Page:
Higher prices, the law of supply says, tend to increase the quantity supplied of a good or service, assuming nothing else changes.
Perhaps, this basic economics concept best defines local investors’ approach towards the frozen yogurt business that has slowed down in the country after a brief flirtation with success.
Frozen yogurt or fro-yo was originally introduced as a low-fat alternate to ice cream and sold as a health food in the western world. With more people switching to fro-yo, this niche product started competing with the conventional frozen dessert like ice cream.
The fro-yo business has slowed down amid a presence of several outlets within very little time. PHOTOS: AYESHA MIR/EXPRESS
Still a fresh concept in Pakistan, fro-yo received an overwhelming response. As a result, several new players entered the market – thinking there was a growing demand for the product. By 2013, America’s Tutti Frutti, Berrylicious and The Country’s Best Yogurt (TCBC); UK’s Snog; Canada’s Yogen Früz and South Korea’s Red Mango each had their franchises running in the country.
Despite this influx of international chains, fro-yo business failed to create a mass appeal. According to market sources, nearly a dozen outlets from various brands have already wrapped up their operations in Karachi, Lahore and Islamabad – some within six months of their launch.
There was a hype that the market was ready for fro-yo business but the reality was different, according to sources. “It’s a niche product that appeals to health-conscious consumers. The concept doesn’t really work in Pakistan,” said the industry source.
The investors’ optimism about the Pakistani market – the sixth largest consumer base in the world – was partly driven by an overall demand for food business. According to a conservative study by online food portal EatOye, Pakistanis spend close to a billion dollar on food every year — such is the potential for food business.
However, the investors misread the market in the case of fro-yo, experts say, as supply clearly exceeded demand.
“The rapid expansion of fro-yo chains is the primary reason why this business is struggling generally,” said an industry expert doing business with fro-yo chains as well as other food restaurants mostly in the upscale areas of Karachi, Lahore and Islamabad.
“There were only one to two players in the market in 2012 but within the next year or so as many as half a dozen new chains entered the country,” the expert said. “The demand is growing slowly. The problem was that people misread the market, which may just be good for three to four players at the moment.”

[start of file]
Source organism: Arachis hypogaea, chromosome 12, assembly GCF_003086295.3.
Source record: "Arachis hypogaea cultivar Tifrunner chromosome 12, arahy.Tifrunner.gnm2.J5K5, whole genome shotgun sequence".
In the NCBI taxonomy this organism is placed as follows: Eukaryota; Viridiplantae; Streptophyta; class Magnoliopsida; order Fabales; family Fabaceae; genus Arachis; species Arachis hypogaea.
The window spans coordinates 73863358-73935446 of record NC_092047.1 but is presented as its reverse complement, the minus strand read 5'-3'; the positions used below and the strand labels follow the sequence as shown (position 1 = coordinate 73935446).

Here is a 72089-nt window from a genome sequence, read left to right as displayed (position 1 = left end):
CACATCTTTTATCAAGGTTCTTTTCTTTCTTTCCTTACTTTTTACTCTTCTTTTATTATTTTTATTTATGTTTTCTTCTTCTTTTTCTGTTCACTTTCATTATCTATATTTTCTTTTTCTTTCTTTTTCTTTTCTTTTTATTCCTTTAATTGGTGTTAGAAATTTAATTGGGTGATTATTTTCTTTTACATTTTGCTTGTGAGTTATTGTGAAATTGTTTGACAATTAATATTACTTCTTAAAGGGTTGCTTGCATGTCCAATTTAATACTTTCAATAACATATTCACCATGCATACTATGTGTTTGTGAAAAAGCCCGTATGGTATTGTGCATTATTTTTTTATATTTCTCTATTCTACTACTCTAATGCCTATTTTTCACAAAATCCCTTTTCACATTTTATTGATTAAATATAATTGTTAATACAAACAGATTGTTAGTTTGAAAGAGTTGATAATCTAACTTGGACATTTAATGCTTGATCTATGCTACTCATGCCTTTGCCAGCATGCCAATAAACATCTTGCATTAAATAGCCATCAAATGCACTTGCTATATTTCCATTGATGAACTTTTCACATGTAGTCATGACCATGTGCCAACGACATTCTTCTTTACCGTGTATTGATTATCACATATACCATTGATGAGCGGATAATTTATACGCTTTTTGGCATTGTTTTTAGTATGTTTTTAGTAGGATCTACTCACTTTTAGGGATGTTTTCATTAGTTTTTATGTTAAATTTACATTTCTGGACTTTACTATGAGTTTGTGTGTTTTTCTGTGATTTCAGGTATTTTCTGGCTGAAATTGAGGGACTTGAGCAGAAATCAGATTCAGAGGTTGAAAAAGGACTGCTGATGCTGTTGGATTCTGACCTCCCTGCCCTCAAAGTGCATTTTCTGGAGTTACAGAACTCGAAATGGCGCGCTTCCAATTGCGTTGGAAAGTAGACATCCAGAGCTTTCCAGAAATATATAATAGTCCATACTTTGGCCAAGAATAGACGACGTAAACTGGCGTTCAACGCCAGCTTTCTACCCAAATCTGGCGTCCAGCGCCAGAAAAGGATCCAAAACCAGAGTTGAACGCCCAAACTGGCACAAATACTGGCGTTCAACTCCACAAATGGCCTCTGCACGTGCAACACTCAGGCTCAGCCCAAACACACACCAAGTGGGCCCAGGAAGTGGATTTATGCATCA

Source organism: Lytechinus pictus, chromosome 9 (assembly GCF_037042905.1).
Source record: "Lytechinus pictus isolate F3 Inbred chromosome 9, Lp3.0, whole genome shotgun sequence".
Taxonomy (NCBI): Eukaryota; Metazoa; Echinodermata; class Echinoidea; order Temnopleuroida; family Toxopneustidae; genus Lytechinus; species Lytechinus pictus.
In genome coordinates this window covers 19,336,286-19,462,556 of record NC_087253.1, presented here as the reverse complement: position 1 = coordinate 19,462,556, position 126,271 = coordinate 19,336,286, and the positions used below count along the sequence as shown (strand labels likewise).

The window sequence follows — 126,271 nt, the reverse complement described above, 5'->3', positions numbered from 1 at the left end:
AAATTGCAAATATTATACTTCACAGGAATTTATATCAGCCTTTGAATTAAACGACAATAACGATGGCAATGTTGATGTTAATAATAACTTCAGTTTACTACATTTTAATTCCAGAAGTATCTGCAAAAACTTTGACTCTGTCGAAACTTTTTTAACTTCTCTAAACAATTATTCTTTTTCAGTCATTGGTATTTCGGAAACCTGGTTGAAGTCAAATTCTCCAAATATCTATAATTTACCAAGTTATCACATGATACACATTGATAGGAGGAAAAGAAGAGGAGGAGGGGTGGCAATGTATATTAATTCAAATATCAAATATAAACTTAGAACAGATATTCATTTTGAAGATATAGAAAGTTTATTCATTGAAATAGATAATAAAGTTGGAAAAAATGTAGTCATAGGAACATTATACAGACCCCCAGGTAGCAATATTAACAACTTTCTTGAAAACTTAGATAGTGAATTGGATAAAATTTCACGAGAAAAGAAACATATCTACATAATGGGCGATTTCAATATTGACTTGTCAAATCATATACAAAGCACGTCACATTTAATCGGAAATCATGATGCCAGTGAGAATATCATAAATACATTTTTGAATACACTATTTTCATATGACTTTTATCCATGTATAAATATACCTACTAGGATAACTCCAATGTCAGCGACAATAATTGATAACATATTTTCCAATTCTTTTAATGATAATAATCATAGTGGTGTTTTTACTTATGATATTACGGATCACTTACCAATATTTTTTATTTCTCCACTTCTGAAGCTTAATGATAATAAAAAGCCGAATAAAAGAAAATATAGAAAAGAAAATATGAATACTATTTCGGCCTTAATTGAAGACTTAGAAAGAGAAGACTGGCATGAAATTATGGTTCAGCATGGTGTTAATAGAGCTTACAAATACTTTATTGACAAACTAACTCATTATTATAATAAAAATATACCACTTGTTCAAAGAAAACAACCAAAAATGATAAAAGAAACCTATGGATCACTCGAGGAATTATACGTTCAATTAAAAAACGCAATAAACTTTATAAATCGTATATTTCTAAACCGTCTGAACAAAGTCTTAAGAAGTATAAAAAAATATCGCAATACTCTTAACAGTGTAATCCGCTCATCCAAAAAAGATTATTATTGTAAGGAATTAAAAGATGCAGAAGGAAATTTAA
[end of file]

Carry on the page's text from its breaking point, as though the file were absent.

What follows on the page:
“It’s true that there are many players in the market but there are a host of other reasons why the concept has not taken off as per expectations,” said Shamsi Khan Shamsi, a representative of Yogen Früz franchises that entered Pakistani market in November, 2012.
The Canadian fro-yo chain expanded aggressively by opening franchises in Karachi, Lahore and Islamabad. However, all of its Karachi franchises – three in total – were closed down recently. It also closed one of its franchises in Islamabad.
Explaining, Shamsi said some franchisees didn’t have a background in this business. “One has to be patient as every new business takes a while to click.”
At the time of the launch, the company conducted branding and marketing at a national level but a lot more was needed to be done by franchisees, Shamsi said.
“Maybe, they thought the business would click on the brand’s strength alone,” he said. For example, he said their Zamzama franchise closed down despite being at a prime location.
Shamsi’s observation was seconded by an industry expert who has more than 10 years of experience in the food and restaurant business — both in Pakistan and abroad. “Many people jumped in this business because of its high profitability margin but they failed to conduct proper marketing and branding,” the expert said.
However, Yogen Früz is not the only brand reflecting the trend. Tutti Frutti also closed about half a dozen outlets, while Berrylicious also closed at least one.
“One common mistake was not to choose a suitable location,” said Umar Hussain, who sold a Tutti Frutti franchise at Zamzama. Food business is a different ball game, he said, some businesses run well in malls, while others do well on roadside locationS – Tutti Frutti’s Clifton outlet closed but the one in Dolmen City Mall is still running.
Though the general trend does not seem to favour the fro-yo business, there are signs that the concept will click.
“It’s too early to say how the market is doing but the response so far is very positive despite the fact that our product is expensive,” said Taimur Butt of Red Mango, which entered the market only three months ago.
“We are attracting high traffic on both outlets at Zamzama and Nueplex,” he said. “Our expectations are that it will do much better going forward and we are planning to launch one in Islamabad and a few more in Karachi.”
Published in The Express Tribune, February 3rd, 2014.